The Life of a Chemist
Science First Hand
, E-ISSN: 2310-3000
Number: 1 (48),
||V. N. Ipatieff, catalysis, science, fortune, heterogeneous catalysis, chemical industry, cracking, petrochemical synthesis, hydrocarbon dehydrogenation, chemistry
Boreskov Institute of Catalysis, Novosibirsk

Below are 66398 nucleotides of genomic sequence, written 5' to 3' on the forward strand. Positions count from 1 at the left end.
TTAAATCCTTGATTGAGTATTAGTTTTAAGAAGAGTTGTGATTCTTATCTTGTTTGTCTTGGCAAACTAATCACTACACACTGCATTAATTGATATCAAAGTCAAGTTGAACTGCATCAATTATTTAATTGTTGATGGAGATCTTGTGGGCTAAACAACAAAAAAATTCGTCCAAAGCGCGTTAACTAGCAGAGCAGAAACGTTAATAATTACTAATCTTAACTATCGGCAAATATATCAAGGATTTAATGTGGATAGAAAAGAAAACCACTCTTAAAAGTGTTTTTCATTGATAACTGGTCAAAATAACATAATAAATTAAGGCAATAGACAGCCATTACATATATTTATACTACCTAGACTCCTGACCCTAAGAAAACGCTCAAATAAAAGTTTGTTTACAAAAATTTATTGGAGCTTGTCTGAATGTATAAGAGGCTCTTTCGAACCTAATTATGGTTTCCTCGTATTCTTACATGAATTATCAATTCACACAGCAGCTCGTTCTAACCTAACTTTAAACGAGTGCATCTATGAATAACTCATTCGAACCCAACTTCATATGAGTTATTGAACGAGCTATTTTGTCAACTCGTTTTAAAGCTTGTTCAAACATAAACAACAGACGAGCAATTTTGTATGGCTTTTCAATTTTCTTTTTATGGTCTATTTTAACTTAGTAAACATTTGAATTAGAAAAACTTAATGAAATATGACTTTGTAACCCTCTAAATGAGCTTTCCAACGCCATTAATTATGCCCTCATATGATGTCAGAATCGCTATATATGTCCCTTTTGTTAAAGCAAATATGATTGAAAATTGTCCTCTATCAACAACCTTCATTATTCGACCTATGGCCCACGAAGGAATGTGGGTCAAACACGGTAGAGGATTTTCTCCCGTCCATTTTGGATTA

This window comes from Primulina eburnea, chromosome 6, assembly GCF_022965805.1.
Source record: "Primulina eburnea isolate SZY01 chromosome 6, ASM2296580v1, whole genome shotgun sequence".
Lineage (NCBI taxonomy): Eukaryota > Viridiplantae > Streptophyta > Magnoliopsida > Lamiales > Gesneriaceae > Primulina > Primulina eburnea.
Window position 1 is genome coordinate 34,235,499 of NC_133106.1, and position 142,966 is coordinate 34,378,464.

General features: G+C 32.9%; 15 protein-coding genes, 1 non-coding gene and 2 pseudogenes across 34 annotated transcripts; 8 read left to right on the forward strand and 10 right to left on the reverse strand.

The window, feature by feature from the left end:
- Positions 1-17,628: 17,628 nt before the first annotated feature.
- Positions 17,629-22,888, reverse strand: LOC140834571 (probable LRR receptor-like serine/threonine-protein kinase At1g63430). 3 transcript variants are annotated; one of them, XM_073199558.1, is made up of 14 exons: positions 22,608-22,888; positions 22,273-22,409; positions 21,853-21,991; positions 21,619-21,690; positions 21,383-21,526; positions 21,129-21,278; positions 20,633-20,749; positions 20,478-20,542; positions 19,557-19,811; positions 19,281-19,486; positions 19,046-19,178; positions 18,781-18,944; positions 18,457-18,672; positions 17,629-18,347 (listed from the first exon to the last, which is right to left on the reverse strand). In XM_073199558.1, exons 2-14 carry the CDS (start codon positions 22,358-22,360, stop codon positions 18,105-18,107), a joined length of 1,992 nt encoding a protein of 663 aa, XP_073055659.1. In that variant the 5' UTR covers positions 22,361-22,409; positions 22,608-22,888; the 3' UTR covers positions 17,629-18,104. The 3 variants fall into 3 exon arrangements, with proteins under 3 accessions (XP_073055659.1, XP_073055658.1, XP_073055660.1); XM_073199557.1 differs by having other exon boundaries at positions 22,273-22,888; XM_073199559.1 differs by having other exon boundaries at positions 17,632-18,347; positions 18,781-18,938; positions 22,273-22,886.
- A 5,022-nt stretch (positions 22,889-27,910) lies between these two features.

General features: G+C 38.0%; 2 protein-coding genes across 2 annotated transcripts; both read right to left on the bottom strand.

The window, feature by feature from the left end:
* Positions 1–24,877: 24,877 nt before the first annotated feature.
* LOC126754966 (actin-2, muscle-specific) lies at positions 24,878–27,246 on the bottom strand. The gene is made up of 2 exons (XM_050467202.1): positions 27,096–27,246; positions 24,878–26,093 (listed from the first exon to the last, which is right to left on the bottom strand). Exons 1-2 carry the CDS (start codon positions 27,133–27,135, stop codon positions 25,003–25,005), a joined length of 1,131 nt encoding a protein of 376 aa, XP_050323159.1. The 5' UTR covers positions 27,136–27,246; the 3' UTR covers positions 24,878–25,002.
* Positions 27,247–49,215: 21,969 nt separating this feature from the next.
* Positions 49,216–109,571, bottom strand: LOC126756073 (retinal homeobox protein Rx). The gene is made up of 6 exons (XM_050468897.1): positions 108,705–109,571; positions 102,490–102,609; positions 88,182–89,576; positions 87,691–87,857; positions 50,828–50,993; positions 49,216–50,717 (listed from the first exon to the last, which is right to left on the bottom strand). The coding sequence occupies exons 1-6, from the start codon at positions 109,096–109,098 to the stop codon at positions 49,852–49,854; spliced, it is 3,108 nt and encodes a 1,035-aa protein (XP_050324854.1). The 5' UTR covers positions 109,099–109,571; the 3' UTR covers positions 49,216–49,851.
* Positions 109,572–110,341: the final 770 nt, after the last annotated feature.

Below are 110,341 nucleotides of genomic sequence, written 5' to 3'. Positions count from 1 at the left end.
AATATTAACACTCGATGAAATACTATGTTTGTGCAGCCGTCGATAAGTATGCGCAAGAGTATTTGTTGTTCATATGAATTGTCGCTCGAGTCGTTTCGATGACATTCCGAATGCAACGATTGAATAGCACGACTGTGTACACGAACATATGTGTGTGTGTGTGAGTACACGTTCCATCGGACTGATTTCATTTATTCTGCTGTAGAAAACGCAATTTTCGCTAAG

This article is dedicated to a great Russian scientist, an outstanding chemist Vladimir Nikolaevich Ipatieff, the founder of the science and practice of heterogeneous catalysis at high temperatures and pressures, whose 150th birthday anniversary was celebrated on November 21, 2017. It was about him that Richard Willstätter, winner of the 1915 Nobel Prize in chemistry, said in 1942 that never in the history of chemistry had there been a greater man than Ipatieff. The life path of this great scientist is described both in his own writings and in those by his students and researchers of his creative work. In some countries, for example, in the United States, it is believed that Russia produced three outstanding chemists: Lomonosov, Mendeleev, and Ipatieff. In Russia, however, the name of the latter received the recognition it deserved only in the last decades. In 2011, the Kalvis publishing house printed, in two volumes, the first Russian reedition of Ipatieff’s book The Life of a Chemist. Memoirs (New York, 1945); another autobiographical volume dedicated to his life in the United States in 1930-1941 (Ipatieff, 1959), as well as some other works, will soon be published. Since the milestones of Ipatieff’s life path are well detailed in the literature, this article focuses on the creative work of this remarkable scientist, who saw his duty in serving the people rather than those in power.